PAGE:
Insecticidal Soaps

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Insecticidal soaps can be a valuable tool to manage insect and mite pests on houseplants, vegetables, fruits and ornamentals. Soaps control many targeted pests with fewer potential adverse effects to the user, beneficial insects and the environment compared to more traditional pesticides. To be most effective, it's important to understand how insecticidal soaps "work," to know their mode of action, and to recognize their benefits and limitations.

What is insecticidal soap?

Insecticidal soaps are potassium salts of fatty acids.   A soap is made from the action of an alkali such as potassium hydroxide on a fat.  Fats consist mainly of fatty acids.  Commercial products contain a blend of selected fatty acid chain lengths.

How do insecticidal soaps work?

Insecticidal soaps work only on direct contact with the target pests. The most common soaps are made of the potassium salts of fatty acids. The fatty acids disrupt the structure and permeability of the insects' cell membranes. The cell contents are able to leak from the damaged cells, and the insect quickly dies. There is no residual insecticidal activity once the spray application has dried.  Insecticidal soaps rapidly degrade and wash off of leaf surfaces.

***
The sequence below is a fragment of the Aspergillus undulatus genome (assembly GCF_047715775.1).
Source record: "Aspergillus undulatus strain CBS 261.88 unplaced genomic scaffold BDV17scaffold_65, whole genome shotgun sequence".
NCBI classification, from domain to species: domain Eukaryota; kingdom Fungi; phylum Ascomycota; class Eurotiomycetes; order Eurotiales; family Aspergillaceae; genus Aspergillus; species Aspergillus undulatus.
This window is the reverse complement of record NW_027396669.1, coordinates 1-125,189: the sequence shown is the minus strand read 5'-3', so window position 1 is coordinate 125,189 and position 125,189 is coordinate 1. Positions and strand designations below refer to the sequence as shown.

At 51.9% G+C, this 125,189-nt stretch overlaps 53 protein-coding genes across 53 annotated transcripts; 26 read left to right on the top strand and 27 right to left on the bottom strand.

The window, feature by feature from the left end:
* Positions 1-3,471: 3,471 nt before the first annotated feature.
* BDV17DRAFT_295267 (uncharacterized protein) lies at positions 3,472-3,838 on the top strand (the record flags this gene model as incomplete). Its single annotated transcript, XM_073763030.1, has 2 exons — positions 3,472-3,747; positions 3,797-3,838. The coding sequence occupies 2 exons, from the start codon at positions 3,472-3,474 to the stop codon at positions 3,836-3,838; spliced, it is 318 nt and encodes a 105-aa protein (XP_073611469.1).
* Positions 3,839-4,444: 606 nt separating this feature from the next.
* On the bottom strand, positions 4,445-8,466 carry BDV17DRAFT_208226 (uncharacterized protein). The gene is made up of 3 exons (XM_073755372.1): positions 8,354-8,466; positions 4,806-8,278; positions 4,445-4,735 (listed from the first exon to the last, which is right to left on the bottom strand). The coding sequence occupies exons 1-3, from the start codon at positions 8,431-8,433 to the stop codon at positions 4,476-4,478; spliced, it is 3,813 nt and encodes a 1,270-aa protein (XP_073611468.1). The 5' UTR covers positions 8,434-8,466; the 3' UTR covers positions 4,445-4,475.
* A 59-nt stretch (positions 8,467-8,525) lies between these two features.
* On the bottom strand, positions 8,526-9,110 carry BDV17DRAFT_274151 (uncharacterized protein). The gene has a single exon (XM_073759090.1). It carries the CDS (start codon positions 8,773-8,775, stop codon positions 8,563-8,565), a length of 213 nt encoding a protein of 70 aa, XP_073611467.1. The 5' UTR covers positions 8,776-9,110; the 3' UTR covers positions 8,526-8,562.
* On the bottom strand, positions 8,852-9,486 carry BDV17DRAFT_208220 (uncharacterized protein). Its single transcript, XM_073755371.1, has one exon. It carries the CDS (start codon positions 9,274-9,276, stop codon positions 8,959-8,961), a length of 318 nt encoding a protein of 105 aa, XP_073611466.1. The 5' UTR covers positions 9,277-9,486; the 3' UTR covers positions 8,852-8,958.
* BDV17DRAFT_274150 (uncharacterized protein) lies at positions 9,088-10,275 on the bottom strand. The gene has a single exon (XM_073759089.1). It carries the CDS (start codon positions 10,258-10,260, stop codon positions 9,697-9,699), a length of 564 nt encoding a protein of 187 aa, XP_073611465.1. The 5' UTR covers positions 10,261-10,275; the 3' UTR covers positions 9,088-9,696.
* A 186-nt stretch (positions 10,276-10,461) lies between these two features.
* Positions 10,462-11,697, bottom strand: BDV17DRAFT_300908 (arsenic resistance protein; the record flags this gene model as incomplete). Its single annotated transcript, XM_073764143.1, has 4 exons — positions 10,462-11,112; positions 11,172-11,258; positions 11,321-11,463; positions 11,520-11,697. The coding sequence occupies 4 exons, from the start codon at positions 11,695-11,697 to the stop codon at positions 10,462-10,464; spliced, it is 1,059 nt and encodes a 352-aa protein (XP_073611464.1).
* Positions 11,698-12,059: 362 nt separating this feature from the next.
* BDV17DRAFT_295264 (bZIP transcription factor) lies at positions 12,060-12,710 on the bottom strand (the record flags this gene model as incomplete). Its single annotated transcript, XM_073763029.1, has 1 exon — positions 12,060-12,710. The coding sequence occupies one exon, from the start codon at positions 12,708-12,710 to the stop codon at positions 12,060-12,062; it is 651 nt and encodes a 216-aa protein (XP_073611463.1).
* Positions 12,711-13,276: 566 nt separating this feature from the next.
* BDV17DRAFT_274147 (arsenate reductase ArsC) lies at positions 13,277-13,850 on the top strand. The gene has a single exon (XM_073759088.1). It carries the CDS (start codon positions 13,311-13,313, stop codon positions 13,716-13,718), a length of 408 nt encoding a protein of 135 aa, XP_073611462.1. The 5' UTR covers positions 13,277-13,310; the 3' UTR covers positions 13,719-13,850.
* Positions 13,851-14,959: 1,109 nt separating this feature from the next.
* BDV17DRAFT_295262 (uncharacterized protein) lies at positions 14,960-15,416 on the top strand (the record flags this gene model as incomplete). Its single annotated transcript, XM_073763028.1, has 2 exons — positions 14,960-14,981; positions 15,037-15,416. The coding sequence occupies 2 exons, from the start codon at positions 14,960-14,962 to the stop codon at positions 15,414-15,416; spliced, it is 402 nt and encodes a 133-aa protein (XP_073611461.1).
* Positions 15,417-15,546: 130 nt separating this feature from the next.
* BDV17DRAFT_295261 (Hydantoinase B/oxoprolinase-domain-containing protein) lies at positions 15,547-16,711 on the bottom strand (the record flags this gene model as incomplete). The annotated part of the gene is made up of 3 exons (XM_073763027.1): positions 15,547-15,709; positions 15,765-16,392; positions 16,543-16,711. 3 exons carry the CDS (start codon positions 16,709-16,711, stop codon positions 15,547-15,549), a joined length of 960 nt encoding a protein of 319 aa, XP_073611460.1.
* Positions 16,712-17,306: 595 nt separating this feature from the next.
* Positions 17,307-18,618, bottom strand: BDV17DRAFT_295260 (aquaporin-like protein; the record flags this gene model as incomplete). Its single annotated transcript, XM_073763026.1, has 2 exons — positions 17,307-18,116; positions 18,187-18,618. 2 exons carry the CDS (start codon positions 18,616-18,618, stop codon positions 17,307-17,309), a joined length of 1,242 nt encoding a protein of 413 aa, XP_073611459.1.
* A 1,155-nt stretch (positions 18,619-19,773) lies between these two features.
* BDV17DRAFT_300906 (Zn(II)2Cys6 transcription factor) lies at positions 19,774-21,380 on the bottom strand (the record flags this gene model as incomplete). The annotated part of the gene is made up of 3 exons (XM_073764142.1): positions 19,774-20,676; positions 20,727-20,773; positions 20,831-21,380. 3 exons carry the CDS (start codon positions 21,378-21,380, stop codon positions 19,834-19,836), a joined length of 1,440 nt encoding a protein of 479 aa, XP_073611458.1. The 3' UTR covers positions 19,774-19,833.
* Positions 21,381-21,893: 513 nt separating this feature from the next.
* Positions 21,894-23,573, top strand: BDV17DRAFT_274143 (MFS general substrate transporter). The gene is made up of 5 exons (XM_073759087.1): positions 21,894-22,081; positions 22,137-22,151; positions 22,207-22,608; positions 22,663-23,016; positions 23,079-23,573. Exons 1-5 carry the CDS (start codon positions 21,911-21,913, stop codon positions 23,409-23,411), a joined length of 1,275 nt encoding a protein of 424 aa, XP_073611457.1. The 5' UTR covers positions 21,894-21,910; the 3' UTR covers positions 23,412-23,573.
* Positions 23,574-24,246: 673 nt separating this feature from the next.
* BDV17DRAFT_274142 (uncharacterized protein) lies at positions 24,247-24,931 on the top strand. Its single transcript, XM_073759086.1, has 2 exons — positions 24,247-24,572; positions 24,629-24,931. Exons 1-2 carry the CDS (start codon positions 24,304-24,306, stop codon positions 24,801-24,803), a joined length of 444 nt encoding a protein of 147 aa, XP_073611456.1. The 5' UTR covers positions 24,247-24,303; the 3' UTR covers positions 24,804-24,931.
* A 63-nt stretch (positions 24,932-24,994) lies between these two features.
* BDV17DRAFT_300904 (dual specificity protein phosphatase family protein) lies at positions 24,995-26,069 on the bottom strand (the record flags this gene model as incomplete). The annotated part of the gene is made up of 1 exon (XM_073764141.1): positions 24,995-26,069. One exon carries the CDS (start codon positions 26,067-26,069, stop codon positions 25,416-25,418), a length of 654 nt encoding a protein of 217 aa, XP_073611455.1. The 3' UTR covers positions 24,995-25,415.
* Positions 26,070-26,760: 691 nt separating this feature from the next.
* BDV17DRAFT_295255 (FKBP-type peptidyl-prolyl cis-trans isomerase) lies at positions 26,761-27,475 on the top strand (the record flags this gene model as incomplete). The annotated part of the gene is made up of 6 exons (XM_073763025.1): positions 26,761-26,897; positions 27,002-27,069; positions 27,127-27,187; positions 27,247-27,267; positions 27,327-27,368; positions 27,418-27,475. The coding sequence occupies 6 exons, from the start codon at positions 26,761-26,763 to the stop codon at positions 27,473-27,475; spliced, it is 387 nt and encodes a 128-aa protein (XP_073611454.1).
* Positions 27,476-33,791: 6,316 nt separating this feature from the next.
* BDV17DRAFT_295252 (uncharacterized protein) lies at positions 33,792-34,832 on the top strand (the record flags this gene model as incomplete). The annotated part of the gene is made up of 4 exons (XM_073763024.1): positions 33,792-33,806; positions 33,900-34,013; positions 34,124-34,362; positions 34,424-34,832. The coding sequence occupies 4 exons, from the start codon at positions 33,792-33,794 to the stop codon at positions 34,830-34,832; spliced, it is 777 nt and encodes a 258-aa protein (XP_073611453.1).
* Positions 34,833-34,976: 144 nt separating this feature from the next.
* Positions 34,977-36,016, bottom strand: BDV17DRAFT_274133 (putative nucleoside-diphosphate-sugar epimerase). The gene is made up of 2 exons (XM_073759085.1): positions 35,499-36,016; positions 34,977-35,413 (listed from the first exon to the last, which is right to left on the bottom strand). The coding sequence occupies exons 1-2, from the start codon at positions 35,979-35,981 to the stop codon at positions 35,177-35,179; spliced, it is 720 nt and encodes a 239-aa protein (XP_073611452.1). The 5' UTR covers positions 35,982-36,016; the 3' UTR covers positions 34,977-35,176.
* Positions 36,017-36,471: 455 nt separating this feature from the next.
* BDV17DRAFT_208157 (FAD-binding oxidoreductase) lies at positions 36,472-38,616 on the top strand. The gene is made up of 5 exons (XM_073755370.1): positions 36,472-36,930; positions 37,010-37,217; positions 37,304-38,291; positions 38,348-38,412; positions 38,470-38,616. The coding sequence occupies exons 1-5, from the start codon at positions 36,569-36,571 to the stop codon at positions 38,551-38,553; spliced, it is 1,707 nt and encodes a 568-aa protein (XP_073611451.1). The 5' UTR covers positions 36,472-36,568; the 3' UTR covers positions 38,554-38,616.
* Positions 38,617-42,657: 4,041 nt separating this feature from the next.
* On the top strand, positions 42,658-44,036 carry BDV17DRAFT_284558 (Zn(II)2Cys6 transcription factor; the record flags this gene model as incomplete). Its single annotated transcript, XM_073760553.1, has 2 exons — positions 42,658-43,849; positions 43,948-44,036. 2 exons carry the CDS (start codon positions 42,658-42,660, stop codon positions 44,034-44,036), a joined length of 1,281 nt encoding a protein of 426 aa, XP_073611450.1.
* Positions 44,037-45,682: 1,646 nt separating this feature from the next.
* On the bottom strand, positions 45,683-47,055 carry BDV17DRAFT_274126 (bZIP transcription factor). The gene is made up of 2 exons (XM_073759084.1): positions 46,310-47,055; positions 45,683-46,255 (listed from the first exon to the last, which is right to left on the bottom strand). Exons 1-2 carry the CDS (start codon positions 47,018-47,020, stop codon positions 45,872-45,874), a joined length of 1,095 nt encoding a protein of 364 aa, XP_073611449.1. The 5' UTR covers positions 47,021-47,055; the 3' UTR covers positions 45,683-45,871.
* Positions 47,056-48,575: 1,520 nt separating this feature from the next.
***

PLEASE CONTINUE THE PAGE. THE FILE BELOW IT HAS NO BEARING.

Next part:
Benefits of Insecticidal Soap

Insecticidal soaps are most effective on soft-bodied pests such as aphids, adelgids, lacebugs, leafhoppers, mealybugs, thrips, sawfly larvae (pear and rose slugs), scale insects (especially scale crawlers), plant bugs, psyllids, spider mites and whiteflies. Insecticidal soap has less effect against insect eggs. Insecticidal soap is also less effective against hard bodied pests such as beetles. Some soaps are labeled for suppression of powdery mildew on certain plants.
Soaps have low mammalian toxicity. However, they can be mildly irritating to the skin or eyes. Insecticidal soaps are biodegradable, do not persist in the environment, and they do not contain any organic solvents.  Many formulations of insecticidal soap can be used on various food crops up to the day of harvest.

Limitations in the Use of Insecticidal Soap

As mentioned earlier, once an insecticidal soap spray has dried, there is no residual activity because insecticidal soaps work only on contact.  If an insect has not been coated with the spray, it will not be affected by walking over or ingesting plant material that has been treated with soap.

As with any contact insecticide, familiarity with the biology and life cycle of the targeted pest will lead to more effective management. For example, insecticidal soaps are useful in controlling azalea lace bug nymphs but will have no effect against lace bug eggs. In addition, all stages of the lace bug are found on the undersides of leaves. Spraying only on the upper surfaces will have no effect, as the treatment will not come in contact with the targeted pest. Regular scouting to detect when the lace bug nymphs hatch from the eggs will determine the best time for treatment.

Plants that may be sensitive to applications